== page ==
When the pandemic hit earlier this year, many organizations immediately started focusing on their external stakeholders making sure their customers knew the organization valued them especially as they had to close down or curtail operations for an indefinite period of time. But what about their internal stakeholders?
On Wednesday, May 27, we were joined by Jodi Davidson, VP, Global University & Inclusion, Sodexo Corp.; Tia Mason Howard, APR, Director Internal Communications, MedStar Health; Tom Williams, APR, Managing Director, Communications, MPT; Kristi Yowell, SHRM-SCP, SPHR, Associate VP for Human Resources, Goucher College; & Dianna Fornaro, APR, Director and Accreditations Chair, PRSA Maryland Chapter (moderator) to discuss the importance of not neglecting this vital group.
Listen to the full discussion below.
Here are just a few highlights from the chat:
Ignoring your internal communications can lead to an information vacuum filled with misinformation, confusion, and anxiety. Ways to prevent this is to …
- Create internal messaging that aligns with external messaging. Be sure to recognize there are different stakeholders involved
- Avoid standalone communications so the message is consistent by coordinating with all departments. (i.e., standardized templates)
- Provide a steady stream of communications. For example, MPT made the commitment for video conference every two weeks to provide a regular form of communications
- Engage all leadership to stay consistent
Effectively communicating with employees who are working virtual, especially for those new to this nature of work, is equally important. Be sure to …
- Provide adequate tech support
- Be patient and flexible as not everyone is tech-savvy
- Send print materials to people who may not be as engaged
- Communicate through text (HR app)
- Create a simple “ask a question” on a COVID-19 website page to answer questions about pay/safety/work requirements, etc.
*Consider that not all employees are remote. Don’t forget to arm leaders with the necessary tools to stay in touch.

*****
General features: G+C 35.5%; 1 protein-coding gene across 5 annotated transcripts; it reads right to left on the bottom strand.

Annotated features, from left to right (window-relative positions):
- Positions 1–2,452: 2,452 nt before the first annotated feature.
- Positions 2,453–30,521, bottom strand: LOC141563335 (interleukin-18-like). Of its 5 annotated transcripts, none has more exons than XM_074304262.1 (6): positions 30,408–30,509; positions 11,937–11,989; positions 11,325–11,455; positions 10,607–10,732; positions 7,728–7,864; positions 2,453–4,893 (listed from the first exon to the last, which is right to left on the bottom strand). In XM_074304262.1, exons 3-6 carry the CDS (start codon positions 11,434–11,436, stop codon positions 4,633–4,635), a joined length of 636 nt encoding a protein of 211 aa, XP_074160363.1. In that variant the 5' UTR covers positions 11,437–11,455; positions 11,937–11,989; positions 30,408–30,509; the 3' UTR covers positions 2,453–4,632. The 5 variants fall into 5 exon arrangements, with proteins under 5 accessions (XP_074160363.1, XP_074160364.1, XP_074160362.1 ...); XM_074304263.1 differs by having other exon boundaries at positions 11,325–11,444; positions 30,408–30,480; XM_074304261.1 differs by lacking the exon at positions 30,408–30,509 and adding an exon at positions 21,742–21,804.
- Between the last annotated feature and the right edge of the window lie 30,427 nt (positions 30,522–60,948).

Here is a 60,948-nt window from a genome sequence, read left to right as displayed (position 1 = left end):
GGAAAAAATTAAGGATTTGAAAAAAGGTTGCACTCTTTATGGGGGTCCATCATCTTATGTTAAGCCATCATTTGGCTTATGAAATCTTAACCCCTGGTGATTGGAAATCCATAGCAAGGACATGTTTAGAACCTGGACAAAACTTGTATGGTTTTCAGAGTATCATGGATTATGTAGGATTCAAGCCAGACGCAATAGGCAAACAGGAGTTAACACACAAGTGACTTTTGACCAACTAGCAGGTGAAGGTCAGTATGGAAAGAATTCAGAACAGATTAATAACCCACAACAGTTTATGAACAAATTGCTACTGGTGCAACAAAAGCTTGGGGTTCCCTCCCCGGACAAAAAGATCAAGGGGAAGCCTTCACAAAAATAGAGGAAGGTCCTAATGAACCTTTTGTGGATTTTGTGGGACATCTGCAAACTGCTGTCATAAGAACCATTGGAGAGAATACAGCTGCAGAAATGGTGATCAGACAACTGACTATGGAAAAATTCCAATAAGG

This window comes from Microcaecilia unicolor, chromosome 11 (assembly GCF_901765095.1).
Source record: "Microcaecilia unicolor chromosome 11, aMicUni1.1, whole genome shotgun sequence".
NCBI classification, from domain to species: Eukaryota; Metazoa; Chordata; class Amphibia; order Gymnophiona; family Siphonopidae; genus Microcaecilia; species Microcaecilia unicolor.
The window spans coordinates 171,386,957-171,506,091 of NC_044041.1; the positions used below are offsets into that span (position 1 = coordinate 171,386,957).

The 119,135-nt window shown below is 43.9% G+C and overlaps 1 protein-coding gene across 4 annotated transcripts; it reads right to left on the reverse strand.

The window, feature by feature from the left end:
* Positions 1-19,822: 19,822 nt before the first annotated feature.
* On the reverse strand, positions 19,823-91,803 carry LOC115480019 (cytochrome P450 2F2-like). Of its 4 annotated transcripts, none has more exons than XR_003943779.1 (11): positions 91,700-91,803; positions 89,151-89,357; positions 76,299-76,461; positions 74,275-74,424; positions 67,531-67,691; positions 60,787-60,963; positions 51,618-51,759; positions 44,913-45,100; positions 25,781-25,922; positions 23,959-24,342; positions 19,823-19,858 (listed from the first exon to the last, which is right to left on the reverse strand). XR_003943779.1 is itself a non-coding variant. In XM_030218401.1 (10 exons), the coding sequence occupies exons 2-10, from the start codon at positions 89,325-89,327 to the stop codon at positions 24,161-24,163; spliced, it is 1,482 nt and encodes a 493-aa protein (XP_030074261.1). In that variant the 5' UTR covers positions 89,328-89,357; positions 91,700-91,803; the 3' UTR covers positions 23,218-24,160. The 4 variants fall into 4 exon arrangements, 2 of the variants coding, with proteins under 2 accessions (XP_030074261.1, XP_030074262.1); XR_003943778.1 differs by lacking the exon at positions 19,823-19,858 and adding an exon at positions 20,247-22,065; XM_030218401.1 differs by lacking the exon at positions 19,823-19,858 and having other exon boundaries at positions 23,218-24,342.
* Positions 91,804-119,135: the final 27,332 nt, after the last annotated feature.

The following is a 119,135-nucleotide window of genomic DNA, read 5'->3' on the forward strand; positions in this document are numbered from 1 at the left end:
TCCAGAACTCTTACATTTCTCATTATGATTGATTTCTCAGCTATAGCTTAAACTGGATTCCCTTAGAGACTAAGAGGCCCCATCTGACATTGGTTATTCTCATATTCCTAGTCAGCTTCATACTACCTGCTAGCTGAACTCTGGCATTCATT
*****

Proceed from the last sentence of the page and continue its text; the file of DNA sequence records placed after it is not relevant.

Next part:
Keeping all employees engaged and upbeat is another challenge. Be sure to …
- Acknowledge the strangeness of the situation. Create a campaign asking for videos of what it is like to work under these circumstances, i.e., at home with family, empty offices, etc. Share widely.
- Offer a place where people can express out loud the challenges they are facing (personally, professionally, etc.) Create a space of validation. Encourage open conversation via virtual coffee withs, happy hours, lunch gatherings, etc.
- Share kudos received from the external community to reinforce their importance. *People want to know their efforts are valued by both leadership and the community.
- Develop a social recognition platform where colleagues can give kudos, showcase work, post photos, etc.
- Recognize that your team may not be doing what they normally are good at and focus instead on those things your team is doing best right now.
- Establish norms and options/flexibility. Not every call/virtual meeting needs to be mandatory.
*Tip for leadership: Be transparent! Admit you don’t have all the answers but will work on getting those answers asap.
Have tips you’d like to share? Send to firstname.lastname@example.org.
Missed the last weekly chats? Here you go …